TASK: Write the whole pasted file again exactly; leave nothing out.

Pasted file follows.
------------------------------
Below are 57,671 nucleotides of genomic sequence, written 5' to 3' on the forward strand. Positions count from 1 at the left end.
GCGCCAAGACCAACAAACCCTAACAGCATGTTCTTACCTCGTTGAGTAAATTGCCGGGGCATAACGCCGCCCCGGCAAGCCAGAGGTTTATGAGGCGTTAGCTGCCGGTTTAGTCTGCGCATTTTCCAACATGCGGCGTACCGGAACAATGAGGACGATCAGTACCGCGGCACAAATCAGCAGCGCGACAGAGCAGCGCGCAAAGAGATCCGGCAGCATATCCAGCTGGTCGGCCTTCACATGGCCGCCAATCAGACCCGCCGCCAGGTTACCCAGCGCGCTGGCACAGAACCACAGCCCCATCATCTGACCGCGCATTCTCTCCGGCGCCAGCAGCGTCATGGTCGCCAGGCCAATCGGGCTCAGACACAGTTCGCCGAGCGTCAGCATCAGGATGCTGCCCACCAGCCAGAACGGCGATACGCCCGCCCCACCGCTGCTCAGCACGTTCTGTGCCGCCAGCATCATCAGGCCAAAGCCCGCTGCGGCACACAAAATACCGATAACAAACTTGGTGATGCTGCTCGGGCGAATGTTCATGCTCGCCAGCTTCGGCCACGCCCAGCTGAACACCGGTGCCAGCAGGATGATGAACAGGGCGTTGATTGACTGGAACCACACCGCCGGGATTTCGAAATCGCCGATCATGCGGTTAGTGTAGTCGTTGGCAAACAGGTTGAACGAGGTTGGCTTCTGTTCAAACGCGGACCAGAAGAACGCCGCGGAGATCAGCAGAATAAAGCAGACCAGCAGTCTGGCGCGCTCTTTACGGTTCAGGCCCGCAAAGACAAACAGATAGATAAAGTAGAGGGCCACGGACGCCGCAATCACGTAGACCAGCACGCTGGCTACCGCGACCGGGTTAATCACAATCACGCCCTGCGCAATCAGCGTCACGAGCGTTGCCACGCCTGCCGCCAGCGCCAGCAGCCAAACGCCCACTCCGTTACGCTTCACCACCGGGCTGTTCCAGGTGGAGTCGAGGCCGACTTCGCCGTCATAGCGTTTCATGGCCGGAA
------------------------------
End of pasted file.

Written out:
Below are 57,671 nucleotides of genomic sequence, written 5' to 3' on the forward strand. Positions count from 1 at the left end.
GCGCCAAGACCAACAAACCCTAACAGCATGTTCTTACCTCGTTGAGTAAATTGCCGGGGCATAACGCCGCCCCGGCAAGCCAGAGGTTTATGAGGCGTTAGCTGCCGGTTTAGTCTGCGCATTTTCCAACATGCGGCGTACCGGAACAATGAGGACGATCAGTACCGCGGCACAAATCAGCAGCGCGACAGAGCAGCGCGCAAAGAGATCCGGCAGCATATCCAGCTGGTCGGCCTTCACATGGCCGCCAATCAGACCCGCCGCCAGGTTACCCAGCGCGCTGGCACAGAACCACAGCCCCATCATCTGACCGCGCATTCTCTCCGGCGCCAGCAGCGTCATGGTCGCCAGGCCAATCGGGCTCAGACACAGTTCGCCGAGCGTCAGCATCAGGATGCTGCCCACCAGCCAGAACGGCGATACGCCCGCCCCACCGCTGCTCAGCACGTTCTGTGCCGCCAGCATCATCAGGCCAAAGCCCGCTGCGGCACACAAAATACCGATAACAAACTTGGTGATGCTGCTCGGGCGAATGTTCATGCTCGCCAGCTTCGGCCACGCCCAGCTGAACACCGGTGCCAGCAGGATGATGAACAGGGCGTTGATTGACTGGAACCACACCGCCGGGATTTCGAAATCGCCGATCATGCGGTTAGTGTAGTCGTTGGCAAACAGGTTGAACGAGGTTGGCTTCTGTTCAAACGCGGACCAGAAGAACGCCGCGGAGATCAGCAGAATAAAGCAGACCAGCAGTCTGGCGCGCTCTTTACGGTTCAGGCCCGCAAAGACAAACAGATAGATAAAGTAGAGGGCCACGGACGCCGCAATCACGTAGACCAGCACGCTGGCTACCGCGACCGGGTTAATCACAATCACGCCCTGCGCAATCAGCGTCACGAGCGTTGCCACGCCTGCCGCCAGCGCCAGCAGCCAAACGCCCACTCCGTTACGCTTCACCACCGGGCTGTTCCAGGTGGAGTCGAGGCCGACTTCGCCGTCATAGCGTTTCATGGCCGGAA